This polarized squiggle in the CMB, according to the BICEP2 team, was evidence of gravitational waves that were generated during the inflationary period and, by extension, provided tantalizing evidence for quantum gravity around the time of the Big Bang.
ANALYSIS: Big Bang, Inflation, Gravitational Waves: What It Means
But a scientific storm was quickly brewing. The BICEP2 results were announced before any research had been published to a scientific journal, and many cosmologists not associated with the work voiced their concerns.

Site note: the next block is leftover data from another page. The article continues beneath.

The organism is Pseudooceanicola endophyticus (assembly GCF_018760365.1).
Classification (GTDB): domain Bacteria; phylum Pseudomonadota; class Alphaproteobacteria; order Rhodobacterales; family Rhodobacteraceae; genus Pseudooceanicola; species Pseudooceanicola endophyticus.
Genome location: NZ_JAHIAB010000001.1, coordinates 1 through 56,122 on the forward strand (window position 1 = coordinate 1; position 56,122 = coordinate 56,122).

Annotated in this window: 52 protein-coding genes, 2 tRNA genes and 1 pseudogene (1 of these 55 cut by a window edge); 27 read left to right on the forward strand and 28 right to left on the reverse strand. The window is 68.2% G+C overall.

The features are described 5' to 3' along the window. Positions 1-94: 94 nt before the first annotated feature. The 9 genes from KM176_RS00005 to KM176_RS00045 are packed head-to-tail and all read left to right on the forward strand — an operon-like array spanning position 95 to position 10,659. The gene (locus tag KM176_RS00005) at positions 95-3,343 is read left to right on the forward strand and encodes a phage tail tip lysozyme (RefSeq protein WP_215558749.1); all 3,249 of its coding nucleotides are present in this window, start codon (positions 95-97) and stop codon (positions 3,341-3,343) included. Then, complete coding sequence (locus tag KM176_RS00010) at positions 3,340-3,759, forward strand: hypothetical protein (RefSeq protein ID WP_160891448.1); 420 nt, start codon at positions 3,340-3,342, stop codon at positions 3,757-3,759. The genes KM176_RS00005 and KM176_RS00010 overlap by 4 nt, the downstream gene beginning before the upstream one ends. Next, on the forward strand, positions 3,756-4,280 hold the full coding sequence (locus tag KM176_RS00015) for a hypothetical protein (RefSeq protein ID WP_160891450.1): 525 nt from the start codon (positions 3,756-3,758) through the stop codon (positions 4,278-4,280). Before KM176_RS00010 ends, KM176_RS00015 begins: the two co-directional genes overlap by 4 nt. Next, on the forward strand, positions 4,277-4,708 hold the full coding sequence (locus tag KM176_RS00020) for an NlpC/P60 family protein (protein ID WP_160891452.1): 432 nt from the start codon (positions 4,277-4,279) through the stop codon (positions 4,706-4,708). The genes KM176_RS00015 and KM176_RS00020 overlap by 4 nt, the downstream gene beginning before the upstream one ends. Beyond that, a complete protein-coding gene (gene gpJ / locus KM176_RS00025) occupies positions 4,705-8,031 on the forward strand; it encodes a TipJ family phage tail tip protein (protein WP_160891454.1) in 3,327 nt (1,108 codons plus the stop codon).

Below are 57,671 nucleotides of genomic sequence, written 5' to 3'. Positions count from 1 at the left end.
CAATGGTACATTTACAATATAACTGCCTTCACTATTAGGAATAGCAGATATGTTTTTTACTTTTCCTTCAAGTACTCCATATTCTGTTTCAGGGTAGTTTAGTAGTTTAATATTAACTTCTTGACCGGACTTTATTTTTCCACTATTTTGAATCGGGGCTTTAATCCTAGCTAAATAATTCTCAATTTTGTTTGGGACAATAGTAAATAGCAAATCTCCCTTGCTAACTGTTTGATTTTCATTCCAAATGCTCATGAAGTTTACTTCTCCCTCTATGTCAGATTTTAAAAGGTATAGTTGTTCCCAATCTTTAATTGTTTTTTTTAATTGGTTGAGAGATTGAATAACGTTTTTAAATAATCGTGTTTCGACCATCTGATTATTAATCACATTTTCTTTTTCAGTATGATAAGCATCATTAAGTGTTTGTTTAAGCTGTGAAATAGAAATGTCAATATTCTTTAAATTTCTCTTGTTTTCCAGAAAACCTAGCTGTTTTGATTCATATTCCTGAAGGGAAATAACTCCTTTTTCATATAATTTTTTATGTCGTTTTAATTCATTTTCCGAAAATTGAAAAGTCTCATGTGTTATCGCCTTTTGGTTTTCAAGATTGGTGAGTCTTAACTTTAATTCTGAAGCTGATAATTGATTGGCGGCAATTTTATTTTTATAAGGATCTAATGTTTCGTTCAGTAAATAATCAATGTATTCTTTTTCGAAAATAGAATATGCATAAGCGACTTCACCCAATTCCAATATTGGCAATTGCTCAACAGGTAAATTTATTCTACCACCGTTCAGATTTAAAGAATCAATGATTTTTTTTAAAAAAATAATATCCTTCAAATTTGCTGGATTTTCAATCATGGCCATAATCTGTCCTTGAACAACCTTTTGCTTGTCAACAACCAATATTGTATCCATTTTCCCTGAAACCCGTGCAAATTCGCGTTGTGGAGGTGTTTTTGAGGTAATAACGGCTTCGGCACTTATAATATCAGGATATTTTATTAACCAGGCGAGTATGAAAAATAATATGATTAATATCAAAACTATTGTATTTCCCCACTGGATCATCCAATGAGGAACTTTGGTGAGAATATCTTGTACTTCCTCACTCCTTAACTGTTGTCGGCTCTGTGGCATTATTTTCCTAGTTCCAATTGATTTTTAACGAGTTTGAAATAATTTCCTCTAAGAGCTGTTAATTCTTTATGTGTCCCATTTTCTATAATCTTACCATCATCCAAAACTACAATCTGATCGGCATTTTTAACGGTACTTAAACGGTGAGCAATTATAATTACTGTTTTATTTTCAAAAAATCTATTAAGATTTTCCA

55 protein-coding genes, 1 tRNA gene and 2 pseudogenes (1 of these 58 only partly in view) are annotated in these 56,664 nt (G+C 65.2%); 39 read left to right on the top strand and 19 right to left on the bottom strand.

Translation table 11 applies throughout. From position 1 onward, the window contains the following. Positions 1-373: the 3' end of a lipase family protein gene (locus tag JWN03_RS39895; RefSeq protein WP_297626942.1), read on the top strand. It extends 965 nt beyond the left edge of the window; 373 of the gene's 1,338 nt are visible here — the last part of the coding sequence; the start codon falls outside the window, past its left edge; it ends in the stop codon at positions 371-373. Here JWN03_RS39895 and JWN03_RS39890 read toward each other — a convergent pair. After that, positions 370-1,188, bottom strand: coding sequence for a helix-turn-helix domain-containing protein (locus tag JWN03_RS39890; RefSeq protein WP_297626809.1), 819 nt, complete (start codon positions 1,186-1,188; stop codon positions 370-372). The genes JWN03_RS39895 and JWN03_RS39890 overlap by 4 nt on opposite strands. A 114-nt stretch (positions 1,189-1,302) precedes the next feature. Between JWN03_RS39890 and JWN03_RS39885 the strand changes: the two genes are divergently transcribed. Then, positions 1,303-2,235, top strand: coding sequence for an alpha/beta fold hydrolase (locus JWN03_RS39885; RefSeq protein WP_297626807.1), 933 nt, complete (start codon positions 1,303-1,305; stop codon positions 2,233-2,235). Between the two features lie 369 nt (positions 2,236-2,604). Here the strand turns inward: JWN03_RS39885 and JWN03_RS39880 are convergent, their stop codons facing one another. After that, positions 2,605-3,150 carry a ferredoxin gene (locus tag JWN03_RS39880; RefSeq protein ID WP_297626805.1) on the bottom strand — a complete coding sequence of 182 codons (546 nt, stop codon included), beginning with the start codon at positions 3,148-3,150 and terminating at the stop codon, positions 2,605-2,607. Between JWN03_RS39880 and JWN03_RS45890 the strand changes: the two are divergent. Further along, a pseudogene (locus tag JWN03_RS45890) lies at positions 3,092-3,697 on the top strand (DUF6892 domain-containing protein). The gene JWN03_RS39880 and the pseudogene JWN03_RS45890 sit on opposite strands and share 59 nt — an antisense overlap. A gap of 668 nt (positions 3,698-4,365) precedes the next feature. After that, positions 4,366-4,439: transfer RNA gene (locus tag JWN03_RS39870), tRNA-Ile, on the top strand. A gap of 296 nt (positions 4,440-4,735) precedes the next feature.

The problem, argued critics, is that the BICEP2 telescope has to look through galactic dust within the Milky Way. This dust generates its own polarization signature that could be misconstrued as B-mode polarization from the CMB. Though the BICEP2 scientists contend that they took the necessary precautions and accounted for this dust, when their work was finally published last month, the team admitted that there was a possibility of interference.
The BICEP2 team had used incomplete Planck data to account for the dusty polarization and only when the complete Planck data set is made public later this year will cosmologists be able to sufficiently account for the interference.